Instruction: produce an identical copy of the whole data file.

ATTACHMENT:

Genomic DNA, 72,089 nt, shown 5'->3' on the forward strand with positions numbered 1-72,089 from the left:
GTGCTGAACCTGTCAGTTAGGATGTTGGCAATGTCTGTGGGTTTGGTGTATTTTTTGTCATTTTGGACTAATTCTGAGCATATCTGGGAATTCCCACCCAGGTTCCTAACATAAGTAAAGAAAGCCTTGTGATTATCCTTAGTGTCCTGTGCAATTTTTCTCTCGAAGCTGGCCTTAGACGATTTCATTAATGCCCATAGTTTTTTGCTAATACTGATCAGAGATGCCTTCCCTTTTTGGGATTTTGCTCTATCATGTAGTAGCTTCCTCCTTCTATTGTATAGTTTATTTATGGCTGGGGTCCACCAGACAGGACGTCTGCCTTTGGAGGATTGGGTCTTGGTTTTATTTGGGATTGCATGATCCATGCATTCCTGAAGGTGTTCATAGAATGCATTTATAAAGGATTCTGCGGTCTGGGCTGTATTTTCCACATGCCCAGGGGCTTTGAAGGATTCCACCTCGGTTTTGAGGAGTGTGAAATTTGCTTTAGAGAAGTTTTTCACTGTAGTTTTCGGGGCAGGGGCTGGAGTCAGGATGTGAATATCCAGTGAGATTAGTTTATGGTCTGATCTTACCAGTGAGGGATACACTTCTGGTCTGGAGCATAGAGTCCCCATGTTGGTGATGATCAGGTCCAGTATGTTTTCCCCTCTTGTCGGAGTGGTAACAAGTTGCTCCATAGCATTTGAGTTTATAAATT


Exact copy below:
Genomic DNA, 72,089 nt, shown 5'->3' on the forward strand with positions numbered 1-72,089 from the left:
GTGCTGAACCTGTCAGTTAGGATGTTGGCAATGTCTGTGGGTTTGGTGTATTTTTTGTCATTTTGGACTAATTCTGAGCATATCTGGGAATTCCCACCCAGGTTCCTAACATAAGTAAAGAAAGCCTTGTGATTATCCTTAGTGTCCTGTGCAATTTTTCTCTCGAAGCTGGCCTTAGACGATTTCATTAATGCCCATAGTTTTTTGCTAATACTGATCAGAGATGCCTTCCCTTTTTGGGATTTTGCTCTATCATGTAGTAGCTTCCTCCTTCTATTGTATAGTTTATTTATGGCTGGGGTCCACCAGACAGGACGTCTGCCTTTGGAGGATTGGGTCTTGGTTTTATTTGGGATTGCATGATCCATGCATTCCTGAAGGTGTTCATAGAATGCATTTATAAAGGATTCTGCGGTCTGGGCTGTATTTTCCACATGCCCAGGGGCTTTGAAGGATTCCACCTCGGTTTTGAGGAGTGTGAAATTTGCTTTAGAGAAGTTTTTCACTGTAGTTTTCGGGGCAGGGGCTGGAGTCAGGATGTGAATATCCAGTGAGATTAGTTTATGGTCTGATCTTACCAGTGAGGGATACACTTCTGGTCTGGAGCATAGAGTCCCCATGTTGGTGATGATCAGGTCCAGTATGTTTTCCCCTCTTGTCGGAGTGGTAACAAGTTGCTCCATAGCATTTGAGTTTATAAATT